AC/DC guitarist Angus Young revealed in a newly unearthed Classic Rock interview from his hey day that he was sick of Keith Richards and The Rolling Stones, and felt they were no longer a rock and roll band. Keith Richards nearly dying on a plane was recently revealed.
“The Rolling Stones get up and play soul music these days, and this is supposed to be rock’n’roll. Leave that to the people who do it best, the [African Americans]. If the Stones played what they do best, they’d be a helluva lot better and they’d probably find themselves at ease.”
He also said, “I don’t know anybody who’s gone to see any of those serious bands who’ve enjoyed it. They may say it was great, that the music was good, but somewhere during that set they were bored and were too scared to admit it. If I went to see somebody that was ‘musical’, I’d yawn my head off. I’d end up walking out to the bar. Bands like Yes would be a bore to see, unless they had some Sheila strippin’ off.”
Angus Young ripped a big name for rejecting an AC/DC tour in an interview. DoinNothingMeansALot posted recently on ACDCFans.net about the importance of Stiff Upper Lip, “I really don’t know what to say to all of this heresy. If you don’t like SUL, you don’t get a major aspect of what AC/DC is about; blues. This is the closest we ever got to a Brian-era Powerage, and Can’t Stand Still is the Gone Shootin.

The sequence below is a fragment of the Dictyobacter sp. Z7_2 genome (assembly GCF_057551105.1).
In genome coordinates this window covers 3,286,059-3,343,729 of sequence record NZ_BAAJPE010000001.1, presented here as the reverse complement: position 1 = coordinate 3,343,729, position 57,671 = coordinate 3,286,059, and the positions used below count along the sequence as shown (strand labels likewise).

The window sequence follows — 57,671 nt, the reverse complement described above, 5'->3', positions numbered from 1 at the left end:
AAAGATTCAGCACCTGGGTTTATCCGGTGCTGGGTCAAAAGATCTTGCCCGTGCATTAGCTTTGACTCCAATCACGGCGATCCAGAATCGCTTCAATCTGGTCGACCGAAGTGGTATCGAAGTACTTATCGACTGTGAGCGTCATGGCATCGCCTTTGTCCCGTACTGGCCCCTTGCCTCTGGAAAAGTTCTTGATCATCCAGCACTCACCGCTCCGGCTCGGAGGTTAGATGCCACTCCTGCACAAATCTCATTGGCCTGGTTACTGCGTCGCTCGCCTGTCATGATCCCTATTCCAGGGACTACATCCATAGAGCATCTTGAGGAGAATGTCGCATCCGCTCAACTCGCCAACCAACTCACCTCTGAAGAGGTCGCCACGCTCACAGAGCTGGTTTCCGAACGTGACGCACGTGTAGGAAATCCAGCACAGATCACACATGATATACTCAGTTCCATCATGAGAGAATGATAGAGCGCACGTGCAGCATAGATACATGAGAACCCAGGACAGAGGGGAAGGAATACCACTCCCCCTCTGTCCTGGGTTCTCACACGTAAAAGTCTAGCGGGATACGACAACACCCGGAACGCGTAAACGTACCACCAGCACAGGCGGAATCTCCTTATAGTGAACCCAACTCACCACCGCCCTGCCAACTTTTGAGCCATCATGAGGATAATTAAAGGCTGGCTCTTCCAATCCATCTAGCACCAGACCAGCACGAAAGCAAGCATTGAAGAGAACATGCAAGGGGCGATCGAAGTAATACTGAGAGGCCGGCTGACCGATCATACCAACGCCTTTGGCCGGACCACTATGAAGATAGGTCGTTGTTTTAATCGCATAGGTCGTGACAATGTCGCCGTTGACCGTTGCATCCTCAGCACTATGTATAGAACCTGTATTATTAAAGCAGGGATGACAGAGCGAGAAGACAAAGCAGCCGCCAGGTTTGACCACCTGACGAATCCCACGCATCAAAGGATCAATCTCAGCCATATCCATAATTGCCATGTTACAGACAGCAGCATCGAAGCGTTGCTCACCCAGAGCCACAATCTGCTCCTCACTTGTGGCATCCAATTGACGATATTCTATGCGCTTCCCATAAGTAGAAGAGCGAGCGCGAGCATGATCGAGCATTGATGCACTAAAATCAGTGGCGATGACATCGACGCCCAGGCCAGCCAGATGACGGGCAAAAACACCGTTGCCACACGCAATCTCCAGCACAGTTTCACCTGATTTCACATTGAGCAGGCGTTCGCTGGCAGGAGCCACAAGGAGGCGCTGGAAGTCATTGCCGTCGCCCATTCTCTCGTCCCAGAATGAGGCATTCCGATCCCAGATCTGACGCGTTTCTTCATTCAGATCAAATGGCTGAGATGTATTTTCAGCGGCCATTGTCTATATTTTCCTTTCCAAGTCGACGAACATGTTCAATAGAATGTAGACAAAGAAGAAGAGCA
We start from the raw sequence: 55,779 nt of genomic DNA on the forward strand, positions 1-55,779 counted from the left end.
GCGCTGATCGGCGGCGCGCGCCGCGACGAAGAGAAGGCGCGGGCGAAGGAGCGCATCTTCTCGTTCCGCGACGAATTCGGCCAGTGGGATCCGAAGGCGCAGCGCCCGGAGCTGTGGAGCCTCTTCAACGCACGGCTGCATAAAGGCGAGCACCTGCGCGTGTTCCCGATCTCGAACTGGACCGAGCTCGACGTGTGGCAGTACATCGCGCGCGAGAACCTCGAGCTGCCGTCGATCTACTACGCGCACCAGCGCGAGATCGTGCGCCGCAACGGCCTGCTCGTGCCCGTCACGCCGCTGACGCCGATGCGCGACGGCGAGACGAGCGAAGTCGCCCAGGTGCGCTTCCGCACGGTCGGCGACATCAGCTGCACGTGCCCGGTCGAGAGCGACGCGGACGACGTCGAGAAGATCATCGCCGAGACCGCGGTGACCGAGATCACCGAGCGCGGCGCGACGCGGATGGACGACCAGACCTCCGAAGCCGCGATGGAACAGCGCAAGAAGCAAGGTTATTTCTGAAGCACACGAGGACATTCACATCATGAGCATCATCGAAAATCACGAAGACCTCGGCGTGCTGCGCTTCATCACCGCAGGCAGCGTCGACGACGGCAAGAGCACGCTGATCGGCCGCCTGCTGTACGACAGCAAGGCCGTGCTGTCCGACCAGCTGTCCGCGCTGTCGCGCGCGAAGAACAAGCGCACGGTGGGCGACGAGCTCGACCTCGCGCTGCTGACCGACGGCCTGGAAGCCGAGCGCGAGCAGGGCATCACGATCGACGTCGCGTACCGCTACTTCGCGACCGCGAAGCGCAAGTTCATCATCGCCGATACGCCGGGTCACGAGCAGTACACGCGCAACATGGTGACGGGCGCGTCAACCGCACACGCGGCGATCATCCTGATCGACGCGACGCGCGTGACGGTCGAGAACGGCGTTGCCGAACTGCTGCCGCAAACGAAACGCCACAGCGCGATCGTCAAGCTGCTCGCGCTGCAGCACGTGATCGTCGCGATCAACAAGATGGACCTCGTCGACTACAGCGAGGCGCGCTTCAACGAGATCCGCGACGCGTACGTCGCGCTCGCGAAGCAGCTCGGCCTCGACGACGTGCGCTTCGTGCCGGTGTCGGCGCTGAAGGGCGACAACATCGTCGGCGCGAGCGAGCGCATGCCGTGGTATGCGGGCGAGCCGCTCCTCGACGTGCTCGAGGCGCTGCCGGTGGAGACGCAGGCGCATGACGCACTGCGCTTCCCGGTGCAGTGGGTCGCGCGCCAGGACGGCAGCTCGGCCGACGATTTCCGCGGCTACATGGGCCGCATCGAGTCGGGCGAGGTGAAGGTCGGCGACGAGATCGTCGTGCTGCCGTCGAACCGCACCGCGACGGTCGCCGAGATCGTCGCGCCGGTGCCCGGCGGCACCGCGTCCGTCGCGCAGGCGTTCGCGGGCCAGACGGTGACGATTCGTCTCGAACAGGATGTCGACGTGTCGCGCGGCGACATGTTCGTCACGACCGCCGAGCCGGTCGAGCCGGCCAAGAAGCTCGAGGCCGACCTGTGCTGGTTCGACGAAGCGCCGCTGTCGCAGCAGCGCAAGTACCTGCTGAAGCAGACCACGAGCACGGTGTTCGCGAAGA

Such a bluesy jam session where everyone is just having a ball. Meltdown is a f***ing stomping riff that reminds me of RNRANP in ways, and Brian is absolutely belting it out in this one. Not to mention that cool, crashing (as Jem accurately described it) outro with Angus’ guitar sounding almost psychedelic with its slightly dissonant notes and slides.
A stunning list of new AC/DC songs was recently revealed. The AC/DC fan continued, “Also, I cannot believe anyone trashed Hold Me Back, considering it has Malcolm’s solo on it, which is cooking so f***ing hot it’s ridiculous.
Somebody rightly called out the brilliant groove of the verses in Cant Stop RNR. Also a killer solo there. Safe In NYC has some classic Malcolm single note riffing in the verses, using those same groovy notes as Beatin Around the Bush and Playing With Girls (chorus). I love when they toy around with patterns around those notes. House of Jazz is another belter for Brian, and Malcolm’s chords (especially that low E) in the main riff and under Angus’ solo are so f***ing dark and heavy.”
You can read the full Angus Young interview at Louder Sound.